On iTunes, Napster, and eMusic, Among Others

Tis the season of digital music services. Everyone is launching now, with more to come (Amazon too?), and likely special deals around shopping time.  Things to think about regarding the growing diversity of services (including, but not exclusively about, DRM):

Mary says Rhapsody‘s close.  There is a lot to like about it – decent size catalog, one subscription price for complete access, fun radio stations, nice interface (supposedly – I haven’t seen much of it).  But there’re also a lot of downsides – no downloads in the present system (they’re shifting away from a streams only model soon), no movement to portable devices, costs more money to burn a track. (See here for details.)

Napster is improving on this model in some ways (see their fact sheet as well as this great review by Brad Hill), but there are still potential problems. Napster allows “tethered” downloads (lasting as long as your subscription) and is going to add some portability, but you need to resync every month and you can only port to “approved devices”.  Burns (and permanent downloads through their a la carte pricing) cost 99 cents as opposed to Rhapsody’s 79 cents.

I wonder: will people ultimately take to forfeiting ownership of their music in this way? Whether consumers will ever be willing to switch from free is an open question, but at least we know that at some point consumers did regularly pay for their music. They’ve never really had to pay for space-shifting their CDs, and getting locked into “approved devices” might be a nuisance. And they’ve never had to worry about their “tethered” downloads disappearing if they decide that a record store is offering a better deal – not a perfect analogy in fact, but perhaps in psychological terms.

Or is this movement away from ownership a step forward towards the celestial jukebox? You sign up, you get everything, for life, from one place, wherever you are. Rhapsody and Napster aren’t there yet, but they’re closer. Perhaps, in the future, we’ll get a lot of approved devices so there’s enough consumer flexibility, and burns will stop costing money, or we’ll move towards more iPod-like (or wireless enabled) devices so that burns don’t matter.

In some ways, these subscription services feel like a step towards  the celestial jukebox because they feel more like P2P.  Napster certainly seems to think that’s the key – note how they let you see other people’s music libraries.  Like P2P, you experience each download/stream at no additional cost.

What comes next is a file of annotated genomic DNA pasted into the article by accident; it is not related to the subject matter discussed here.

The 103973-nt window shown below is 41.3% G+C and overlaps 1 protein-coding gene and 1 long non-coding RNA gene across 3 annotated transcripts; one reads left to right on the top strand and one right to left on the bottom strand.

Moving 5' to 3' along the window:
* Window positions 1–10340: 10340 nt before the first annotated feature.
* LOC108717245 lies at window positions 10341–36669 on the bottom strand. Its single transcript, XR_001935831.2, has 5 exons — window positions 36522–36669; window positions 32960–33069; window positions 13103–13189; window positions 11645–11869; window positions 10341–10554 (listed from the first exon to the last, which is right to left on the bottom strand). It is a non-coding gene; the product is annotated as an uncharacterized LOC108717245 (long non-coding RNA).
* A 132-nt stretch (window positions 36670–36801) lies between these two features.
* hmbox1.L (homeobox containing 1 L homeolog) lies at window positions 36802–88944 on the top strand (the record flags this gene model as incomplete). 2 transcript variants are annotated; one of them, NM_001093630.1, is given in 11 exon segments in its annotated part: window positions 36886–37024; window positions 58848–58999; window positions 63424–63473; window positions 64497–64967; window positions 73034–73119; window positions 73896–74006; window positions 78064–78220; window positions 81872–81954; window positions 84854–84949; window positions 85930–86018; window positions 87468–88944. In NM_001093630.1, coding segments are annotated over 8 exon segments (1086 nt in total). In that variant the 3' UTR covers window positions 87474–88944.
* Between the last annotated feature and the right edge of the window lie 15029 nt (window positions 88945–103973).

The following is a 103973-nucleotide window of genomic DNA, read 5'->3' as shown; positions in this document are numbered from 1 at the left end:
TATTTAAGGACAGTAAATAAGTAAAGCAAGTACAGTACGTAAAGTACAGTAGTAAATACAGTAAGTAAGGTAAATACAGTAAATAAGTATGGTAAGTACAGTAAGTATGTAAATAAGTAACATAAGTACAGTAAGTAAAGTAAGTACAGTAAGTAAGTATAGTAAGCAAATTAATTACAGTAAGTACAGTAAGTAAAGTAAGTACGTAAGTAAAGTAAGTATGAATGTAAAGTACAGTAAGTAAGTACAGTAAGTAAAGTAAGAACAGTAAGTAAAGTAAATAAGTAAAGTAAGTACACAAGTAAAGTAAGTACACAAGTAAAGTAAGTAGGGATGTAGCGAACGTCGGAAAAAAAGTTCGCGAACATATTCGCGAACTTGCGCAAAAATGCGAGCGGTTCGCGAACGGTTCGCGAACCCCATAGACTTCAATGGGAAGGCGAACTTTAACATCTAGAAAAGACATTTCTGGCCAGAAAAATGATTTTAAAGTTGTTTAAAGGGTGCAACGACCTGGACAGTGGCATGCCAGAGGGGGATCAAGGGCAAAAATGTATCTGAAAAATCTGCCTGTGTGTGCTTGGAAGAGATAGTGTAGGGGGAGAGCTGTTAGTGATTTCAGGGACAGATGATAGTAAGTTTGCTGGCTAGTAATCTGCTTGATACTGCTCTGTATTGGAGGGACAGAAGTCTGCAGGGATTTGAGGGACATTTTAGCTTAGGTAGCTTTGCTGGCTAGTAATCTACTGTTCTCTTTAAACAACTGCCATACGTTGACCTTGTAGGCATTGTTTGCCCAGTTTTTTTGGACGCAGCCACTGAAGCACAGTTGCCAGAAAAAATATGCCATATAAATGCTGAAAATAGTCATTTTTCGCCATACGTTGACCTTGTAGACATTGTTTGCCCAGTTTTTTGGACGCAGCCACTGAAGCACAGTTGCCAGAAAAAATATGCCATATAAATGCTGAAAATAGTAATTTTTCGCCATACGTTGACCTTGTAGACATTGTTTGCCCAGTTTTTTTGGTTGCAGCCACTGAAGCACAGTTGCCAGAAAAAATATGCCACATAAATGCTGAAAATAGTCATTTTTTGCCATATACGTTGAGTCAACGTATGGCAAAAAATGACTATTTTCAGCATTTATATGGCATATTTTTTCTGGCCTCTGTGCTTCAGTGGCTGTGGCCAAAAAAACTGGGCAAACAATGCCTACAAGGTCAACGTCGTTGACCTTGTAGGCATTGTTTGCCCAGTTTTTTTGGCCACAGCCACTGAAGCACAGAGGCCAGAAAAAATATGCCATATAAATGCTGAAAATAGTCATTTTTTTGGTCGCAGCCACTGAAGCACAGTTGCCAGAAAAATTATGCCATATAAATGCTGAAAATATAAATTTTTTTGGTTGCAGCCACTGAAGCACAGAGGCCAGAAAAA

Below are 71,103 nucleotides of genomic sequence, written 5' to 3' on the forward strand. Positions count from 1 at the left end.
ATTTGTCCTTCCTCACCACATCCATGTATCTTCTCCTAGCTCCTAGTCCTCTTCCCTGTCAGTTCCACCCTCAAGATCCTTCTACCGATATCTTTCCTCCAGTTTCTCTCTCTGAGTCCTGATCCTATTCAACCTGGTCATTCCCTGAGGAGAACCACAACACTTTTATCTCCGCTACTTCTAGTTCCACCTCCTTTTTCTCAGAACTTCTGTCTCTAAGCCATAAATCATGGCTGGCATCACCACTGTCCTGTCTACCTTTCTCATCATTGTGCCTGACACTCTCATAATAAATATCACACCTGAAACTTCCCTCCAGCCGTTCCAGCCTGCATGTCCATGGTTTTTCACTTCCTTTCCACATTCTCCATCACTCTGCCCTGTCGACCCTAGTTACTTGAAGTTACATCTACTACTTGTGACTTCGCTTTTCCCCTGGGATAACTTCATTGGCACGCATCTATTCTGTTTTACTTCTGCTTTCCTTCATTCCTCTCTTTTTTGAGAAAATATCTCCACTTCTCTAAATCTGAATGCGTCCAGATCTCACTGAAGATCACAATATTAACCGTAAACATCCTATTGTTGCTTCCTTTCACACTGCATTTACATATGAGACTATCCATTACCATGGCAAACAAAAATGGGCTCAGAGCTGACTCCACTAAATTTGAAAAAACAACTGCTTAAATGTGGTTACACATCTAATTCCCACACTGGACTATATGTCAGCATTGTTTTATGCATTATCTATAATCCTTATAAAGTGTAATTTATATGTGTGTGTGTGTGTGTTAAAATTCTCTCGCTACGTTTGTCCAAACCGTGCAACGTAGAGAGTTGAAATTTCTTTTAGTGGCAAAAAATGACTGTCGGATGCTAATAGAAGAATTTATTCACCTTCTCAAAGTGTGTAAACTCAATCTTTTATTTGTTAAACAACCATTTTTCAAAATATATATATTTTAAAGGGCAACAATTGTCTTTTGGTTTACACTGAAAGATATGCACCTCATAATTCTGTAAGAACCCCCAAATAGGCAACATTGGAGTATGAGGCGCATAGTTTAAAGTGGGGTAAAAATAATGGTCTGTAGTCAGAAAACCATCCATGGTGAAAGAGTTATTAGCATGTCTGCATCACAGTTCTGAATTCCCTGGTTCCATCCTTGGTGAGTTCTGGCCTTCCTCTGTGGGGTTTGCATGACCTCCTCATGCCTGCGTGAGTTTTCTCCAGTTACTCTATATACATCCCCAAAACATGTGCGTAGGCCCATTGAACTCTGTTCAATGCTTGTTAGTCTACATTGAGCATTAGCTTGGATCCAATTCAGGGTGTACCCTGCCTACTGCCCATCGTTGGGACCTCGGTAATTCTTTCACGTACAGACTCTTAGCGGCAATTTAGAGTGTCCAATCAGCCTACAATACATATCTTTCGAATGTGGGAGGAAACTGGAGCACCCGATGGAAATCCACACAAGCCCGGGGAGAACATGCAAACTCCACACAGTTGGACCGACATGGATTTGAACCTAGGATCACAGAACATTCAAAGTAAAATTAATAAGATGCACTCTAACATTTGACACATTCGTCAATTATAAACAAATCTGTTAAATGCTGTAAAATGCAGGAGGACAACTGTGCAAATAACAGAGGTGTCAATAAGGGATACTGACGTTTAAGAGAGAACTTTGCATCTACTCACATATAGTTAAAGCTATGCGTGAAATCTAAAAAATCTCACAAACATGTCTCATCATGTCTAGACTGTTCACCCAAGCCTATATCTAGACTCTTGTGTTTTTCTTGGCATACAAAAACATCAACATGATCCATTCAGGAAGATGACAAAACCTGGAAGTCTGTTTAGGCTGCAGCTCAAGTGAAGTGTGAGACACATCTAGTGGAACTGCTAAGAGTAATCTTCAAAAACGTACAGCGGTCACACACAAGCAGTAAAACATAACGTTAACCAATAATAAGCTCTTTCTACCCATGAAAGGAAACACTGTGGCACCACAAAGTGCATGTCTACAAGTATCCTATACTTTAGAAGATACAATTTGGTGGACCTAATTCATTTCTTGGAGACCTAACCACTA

However, looked at another way, the a la carte models have many advantages similar to P2P.  Your choice to download a song involves nothing else but thinking about that one song; there’s no need to think whether 10 bucks a month is reasonable in the long run.  Subscription services also annoy the short-term focused consumer with the burning restrictions. Though BuyMusic.com is still lagging behind, iTunes and Napster have both figured out that matching the simplicity of P2P means having one uniform set of use restrictions. (Footnote: Napster also provides a “sync/restore” function, unlike iTunes, which only allows one download.)

Napster’s using both models is pretty intriguing. I’ll be very interested to see their purchase rate from each type and how those rates change when iTunes moves to Windows.

It’s too bad we won’t get to see if the eMusic model could pan out on a larger scale – at least not until someone is bold enough to resurrect it. They’re still using MP3, and the 65 downloads for 15 bucks is  cheaper than any other a la carte service. But it’s now not really an all-you-can-listen service, and, for the months where nothing you want to download comes out, it might look weaker than the other subscription services.

No Exemptions for Copy-Protection? Huh?

Am I having a braino or is this assertion (from this Wired article) incorrect?

“But the DMCA has no provision allowing exemptions in cases where software was designed with copy controls, such as encryption.

Even if the Copyright Office grants the Internet Archive’s request [for an access control exemption], under current circumstances archivists would only be able to back up software that had no built-in copy protections.”

The DMCA has no such exemption because there is no ban on circumvention of copy-protections. There is a ban on trafficking, but not on circumvention.

So what’s the problem with circumventing copy controls to archive?

Update: BTW, I’m not saying that they don’t need an exemption. They do, but for access controls. Wired’s assertion is bogus because they’re saying there’s no way you can get an exemption for circumvention copy controls, when you don’t even need one. But, do see Ernest’s comment about the conflation of access and copy controls.